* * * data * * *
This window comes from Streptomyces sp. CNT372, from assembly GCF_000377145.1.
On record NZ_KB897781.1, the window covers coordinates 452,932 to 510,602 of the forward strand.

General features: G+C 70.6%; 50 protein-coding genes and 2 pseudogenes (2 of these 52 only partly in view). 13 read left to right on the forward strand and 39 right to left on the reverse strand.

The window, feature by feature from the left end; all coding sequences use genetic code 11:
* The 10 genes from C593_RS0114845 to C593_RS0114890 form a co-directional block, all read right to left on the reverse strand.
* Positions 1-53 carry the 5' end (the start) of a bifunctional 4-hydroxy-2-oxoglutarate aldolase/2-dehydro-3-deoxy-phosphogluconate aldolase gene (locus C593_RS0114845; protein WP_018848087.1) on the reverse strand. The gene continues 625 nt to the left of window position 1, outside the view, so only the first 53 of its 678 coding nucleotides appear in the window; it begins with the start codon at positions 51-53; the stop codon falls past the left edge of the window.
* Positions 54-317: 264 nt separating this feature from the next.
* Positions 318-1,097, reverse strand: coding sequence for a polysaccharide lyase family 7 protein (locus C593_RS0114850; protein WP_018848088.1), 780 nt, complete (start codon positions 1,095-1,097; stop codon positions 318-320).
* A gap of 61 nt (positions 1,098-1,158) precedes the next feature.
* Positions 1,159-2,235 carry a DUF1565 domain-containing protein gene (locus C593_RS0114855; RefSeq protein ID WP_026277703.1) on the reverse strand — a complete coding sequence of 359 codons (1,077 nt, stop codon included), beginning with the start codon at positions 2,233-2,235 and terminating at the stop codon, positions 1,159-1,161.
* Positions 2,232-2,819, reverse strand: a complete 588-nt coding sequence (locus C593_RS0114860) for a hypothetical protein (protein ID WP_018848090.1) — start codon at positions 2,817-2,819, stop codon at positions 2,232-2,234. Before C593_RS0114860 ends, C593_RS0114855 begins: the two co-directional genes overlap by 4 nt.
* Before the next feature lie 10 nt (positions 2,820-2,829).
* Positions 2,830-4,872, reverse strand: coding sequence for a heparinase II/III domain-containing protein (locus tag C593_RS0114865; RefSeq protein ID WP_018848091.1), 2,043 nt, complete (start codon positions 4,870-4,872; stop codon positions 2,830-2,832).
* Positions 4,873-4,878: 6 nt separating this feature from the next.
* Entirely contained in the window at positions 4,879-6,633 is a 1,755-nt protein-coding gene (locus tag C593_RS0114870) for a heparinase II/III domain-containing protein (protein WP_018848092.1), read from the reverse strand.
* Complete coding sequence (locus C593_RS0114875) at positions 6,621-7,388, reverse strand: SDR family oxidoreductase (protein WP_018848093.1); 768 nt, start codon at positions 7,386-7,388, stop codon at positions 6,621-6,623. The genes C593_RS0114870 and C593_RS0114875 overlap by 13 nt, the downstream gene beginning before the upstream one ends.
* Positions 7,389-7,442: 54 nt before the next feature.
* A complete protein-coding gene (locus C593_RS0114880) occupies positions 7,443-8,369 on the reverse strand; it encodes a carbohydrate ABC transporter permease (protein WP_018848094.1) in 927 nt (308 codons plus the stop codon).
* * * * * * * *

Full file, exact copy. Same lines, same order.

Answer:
This window comes from Streptomyces sp. CNT372, from assembly GCF_000377145.1.
On record NZ_KB897781.1, the window covers coordinates 452,932 to 510,602 of the forward strand.

General features: G+C 70.6%; 50 protein-coding genes and 2 pseudogenes (2 of these 52 only partly in view). 13 read left to right on the forward strand and 39 right to left on the reverse strand.

The window, feature by feature from the left end; all coding sequences use genetic code 11:
* The 10 genes from C593_RS0114845 to C593_RS0114890 form a co-directional block, all read right to left on the reverse strand.
* Positions 1-53 carry the 5' end (the start) of a bifunctional 4-hydroxy-2-oxoglutarate aldolase/2-dehydro-3-deoxy-phosphogluconate aldolase gene (locus C593_RS0114845; protein WP_018848087.1) on the reverse strand. The gene continues 625 nt to the left of window position 1, outside the view, so only the first 53 of its 678 coding nucleotides appear in the window; it begins with the start codon at positions 51-53; the stop codon falls past the left edge of the window.
* Positions 54-317: 264 nt separating this feature from the next.
* Positions 318-1,097, reverse strand: coding sequence for a polysaccharide lyase family 7 protein (locus C593_RS0114850; protein WP_018848088.1), 780 nt, complete (start codon positions 1,095-1,097; stop codon positions 318-320).
* A gap of 61 nt (positions 1,098-1,158) precedes the next feature.
* Positions 1,159-2,235 carry a DUF1565 domain-containing protein gene (locus C593_RS0114855; RefSeq protein ID WP_026277703.1) on the reverse strand — a complete coding sequence of 359 codons (1,077 nt, stop codon included), beginning with the start codon at positions 2,233-2,235 and terminating at the stop codon, positions 1,159-1,161.
* Positions 2,232-2,819, reverse strand: a complete 588-nt coding sequence (locus C593_RS0114860) for a hypothetical protein (protein ID WP_018848090.1) — start codon at positions 2,817-2,819, stop codon at positions 2,232-2,234. Before C593_RS0114860 ends, C593_RS0114855 begins: the two co-directional genes overlap by 4 nt.
* Before the next feature lie 10 nt (positions 2,820-2,829).
* Positions 2,830-4,872, reverse strand: coding sequence for a heparinase II/III domain-containing protein (locus tag C593_RS0114865; RefSeq protein ID WP_018848091.1), 2,043 nt, complete (start codon positions 4,870-4,872; stop codon positions 2,830-2,832).
* Positions 4,873-4,878: 6 nt separating this feature from the next.
* Entirely contained in the window at positions 4,879-6,633 is a 1,755-nt protein-coding gene (locus tag C593_RS0114870) for a heparinase II/III domain-containing protein (protein WP_018848092.1), read from the reverse strand.
* Complete coding sequence (locus C593_RS0114875) at positions 6,621-7,388, reverse strand: SDR family oxidoreductase (protein WP_018848093.1); 768 nt, start codon at positions 7,386-7,388, stop codon at positions 6,621-6,623. The genes C593_RS0114870 and C593_RS0114875 overlap by 13 nt, the downstream gene beginning before the upstream one ends.
* Positions 7,389-7,442: 54 nt before the next feature.
* A complete protein-coding gene (locus C593_RS0114880) occupies positions 7,443-8,369 on the reverse strand; it encodes a carbohydrate ABC transporter permease (protein WP_018848094.1) in 927 nt (308 codons plus the stop codon).